Former Abia State governor and Senate Chief Whip, Dr. Orji Kalu has maintained before a Federal High Court that the Supreme Court never ordered his re-trial by the Economic and Financial Crimes Commission (EFCC) on alleged money laundering charges.
Already, the court has fixed September 20, 2021 for judgment in the suit challenging his re-trial by the anti-graft agency. Justice Inyang Ekwo fixed the date after counsel to all the parties to the suit had adopted their legal positions for and against the case.
While counsel to the applicant, Prof. Awa Kalu (SAN), George Ukaegbu, counsel to Udeh Jones (2nd respondent) and Chief Chris Uche (SAN) for Slok Nigeria Ltd had respectively urged the court to grant the application, the EFCC (1st respondent), through its counsel, Rotimi Jacobs (SAN) on the other hand, urged the court to dismiss it.
The former governor who predicated his case on section 36 (9) of the constitution contended that, having been tried, convicted and sentenced on same charges, FHC/ABJ/CR/56/ 2007 by the court under Justice M.B. Idris, it would amount to double jeopardy if he is subjected to a fresh trial.
Senator Kalu argued through his counsel that in the absence of any extant judgment or order of a competent court mandating his trial de novo (afresh), the EFCC lacked the legal grounds to proceed with his re-trial. Awa Kalu submitted that there was no disagreement among parties as evidenced by the fact that his client was not a party in the appeal before the Supreme Court and that the order of the Supreme Court pertains or relates to his client. “The applicant was not an appellant before the Supreme Court and therefore there is no order of his re-trial pending before the Federal High Court,” he said.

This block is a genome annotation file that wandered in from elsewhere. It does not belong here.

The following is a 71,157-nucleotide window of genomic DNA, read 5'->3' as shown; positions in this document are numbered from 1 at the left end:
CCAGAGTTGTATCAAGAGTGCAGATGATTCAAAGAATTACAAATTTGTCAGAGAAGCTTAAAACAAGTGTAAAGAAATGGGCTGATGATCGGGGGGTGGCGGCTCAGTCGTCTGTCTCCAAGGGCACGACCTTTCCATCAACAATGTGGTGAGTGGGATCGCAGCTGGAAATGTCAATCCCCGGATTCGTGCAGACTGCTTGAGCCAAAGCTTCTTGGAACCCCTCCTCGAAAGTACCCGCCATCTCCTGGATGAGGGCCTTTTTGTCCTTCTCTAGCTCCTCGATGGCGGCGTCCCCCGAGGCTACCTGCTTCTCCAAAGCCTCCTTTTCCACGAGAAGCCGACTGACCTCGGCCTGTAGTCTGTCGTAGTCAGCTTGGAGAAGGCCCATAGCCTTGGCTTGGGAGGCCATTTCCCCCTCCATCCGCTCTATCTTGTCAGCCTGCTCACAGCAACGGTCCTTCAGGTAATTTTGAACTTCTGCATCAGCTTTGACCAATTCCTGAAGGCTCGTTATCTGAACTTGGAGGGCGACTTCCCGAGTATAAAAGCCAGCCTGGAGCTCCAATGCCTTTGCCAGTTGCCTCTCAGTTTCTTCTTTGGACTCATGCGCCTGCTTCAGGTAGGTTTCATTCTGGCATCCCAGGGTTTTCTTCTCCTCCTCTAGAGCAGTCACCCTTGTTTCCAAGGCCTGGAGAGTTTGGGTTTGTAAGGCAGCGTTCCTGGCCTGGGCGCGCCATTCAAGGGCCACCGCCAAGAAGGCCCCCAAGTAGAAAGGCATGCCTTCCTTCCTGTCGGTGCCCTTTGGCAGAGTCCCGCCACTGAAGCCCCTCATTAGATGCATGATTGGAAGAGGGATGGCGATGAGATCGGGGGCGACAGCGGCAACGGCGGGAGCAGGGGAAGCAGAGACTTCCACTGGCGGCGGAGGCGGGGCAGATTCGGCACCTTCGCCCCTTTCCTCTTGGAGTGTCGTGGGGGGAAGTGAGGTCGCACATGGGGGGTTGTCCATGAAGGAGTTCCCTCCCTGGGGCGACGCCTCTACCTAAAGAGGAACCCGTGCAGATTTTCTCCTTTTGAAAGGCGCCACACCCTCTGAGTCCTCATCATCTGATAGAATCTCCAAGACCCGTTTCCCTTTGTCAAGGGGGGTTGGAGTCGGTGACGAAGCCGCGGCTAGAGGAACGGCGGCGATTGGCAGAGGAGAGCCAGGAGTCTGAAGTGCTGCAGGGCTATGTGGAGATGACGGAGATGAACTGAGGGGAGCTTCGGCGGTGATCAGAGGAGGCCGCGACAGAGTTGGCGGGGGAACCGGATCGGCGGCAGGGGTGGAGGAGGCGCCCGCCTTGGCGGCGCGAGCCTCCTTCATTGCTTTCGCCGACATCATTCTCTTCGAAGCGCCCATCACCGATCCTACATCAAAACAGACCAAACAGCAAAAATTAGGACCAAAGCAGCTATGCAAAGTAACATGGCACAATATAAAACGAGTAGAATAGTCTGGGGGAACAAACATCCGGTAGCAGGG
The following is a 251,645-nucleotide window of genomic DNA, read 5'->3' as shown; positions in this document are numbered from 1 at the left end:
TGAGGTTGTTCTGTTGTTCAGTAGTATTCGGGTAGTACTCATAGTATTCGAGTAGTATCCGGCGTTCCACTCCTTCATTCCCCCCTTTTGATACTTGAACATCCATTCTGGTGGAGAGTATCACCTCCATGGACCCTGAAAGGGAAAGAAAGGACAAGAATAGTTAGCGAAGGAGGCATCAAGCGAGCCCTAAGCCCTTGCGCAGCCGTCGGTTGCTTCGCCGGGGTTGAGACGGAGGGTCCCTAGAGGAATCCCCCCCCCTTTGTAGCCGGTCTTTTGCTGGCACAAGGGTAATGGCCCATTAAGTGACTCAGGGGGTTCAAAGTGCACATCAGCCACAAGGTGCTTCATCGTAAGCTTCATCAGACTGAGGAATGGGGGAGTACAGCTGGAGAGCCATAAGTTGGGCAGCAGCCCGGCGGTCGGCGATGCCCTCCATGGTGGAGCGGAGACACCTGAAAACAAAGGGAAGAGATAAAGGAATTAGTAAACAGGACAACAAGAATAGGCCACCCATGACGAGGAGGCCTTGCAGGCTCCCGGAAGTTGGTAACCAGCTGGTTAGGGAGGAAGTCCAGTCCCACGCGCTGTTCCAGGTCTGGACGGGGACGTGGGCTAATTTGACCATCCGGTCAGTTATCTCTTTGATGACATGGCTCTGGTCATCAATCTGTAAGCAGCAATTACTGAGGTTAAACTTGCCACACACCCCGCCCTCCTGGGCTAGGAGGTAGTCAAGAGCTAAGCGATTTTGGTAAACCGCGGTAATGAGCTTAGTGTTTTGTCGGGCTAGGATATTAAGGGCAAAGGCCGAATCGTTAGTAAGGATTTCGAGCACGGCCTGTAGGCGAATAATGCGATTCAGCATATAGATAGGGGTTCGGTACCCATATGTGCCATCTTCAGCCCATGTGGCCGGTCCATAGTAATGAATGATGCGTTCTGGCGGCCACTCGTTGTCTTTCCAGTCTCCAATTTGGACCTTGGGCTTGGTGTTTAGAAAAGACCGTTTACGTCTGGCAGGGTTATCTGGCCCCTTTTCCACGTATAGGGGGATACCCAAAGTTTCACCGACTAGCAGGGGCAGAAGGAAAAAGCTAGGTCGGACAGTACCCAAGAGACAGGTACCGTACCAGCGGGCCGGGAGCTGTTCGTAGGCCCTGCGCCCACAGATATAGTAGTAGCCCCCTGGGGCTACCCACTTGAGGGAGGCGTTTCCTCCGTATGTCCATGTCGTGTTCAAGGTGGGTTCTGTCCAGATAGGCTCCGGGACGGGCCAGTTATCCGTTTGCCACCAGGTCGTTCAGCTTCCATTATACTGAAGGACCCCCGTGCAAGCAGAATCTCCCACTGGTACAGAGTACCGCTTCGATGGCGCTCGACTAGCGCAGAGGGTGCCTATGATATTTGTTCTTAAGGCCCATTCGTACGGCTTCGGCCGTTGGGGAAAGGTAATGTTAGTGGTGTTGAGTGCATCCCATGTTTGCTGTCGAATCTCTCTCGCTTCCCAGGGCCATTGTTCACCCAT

Prof. Awa Kalu, while adopting his processes informed that Kalu stood for trial for 12 years, got judgment that convicted and jailed him for 10 years. The section counsel cited section 36 (9) of the 1999 constitution, which stipulates that no Nigerian shall be subjected to another trial based on the same charges. Awa Kalu insisted that the former governor having served a period of jail term would be subjected to double jeopardy if allowed by the court to be put on trial for the second time.
To buttress his argument, he produced and read the Supreme Court judgment upon which the ex-governor was released after five months in prison adding that there was nowhere in the judgment where the apex court made an order for his client’s retrial. He challenged the Economic and Financial Crimes Commission to point out to court where an order for retrial was made against the former governor. The senior lawyer then urged the court to prohibit EFCC from going ahead with the planned retrial.
But responding with anger, the counsel to the EFCC, Rotimi Jacobs, asked the court to dismiss the suit. He submitted that the judgment which led to the release of Kalu has been declared a nullity by the Supreme Court which also ordered a retrial of the appellant in the matter Mr. Udeh Jones who stood trial with Kalu on the same charges. EFCC argued that since the Supreme Court order benefitted Kalu, he must bear the burden that arose from the apex court verdict.
Jacobs described Kalu suit as approbating and reprobating at the same time, frivolous, irritating and sought for its dismissal with order of Kalu to face retrial. Both Chief Uche and Ukaegbu urged the court to dismiss the counter affidavit filed by the EFCC and to enter judgment in favour of the applicant.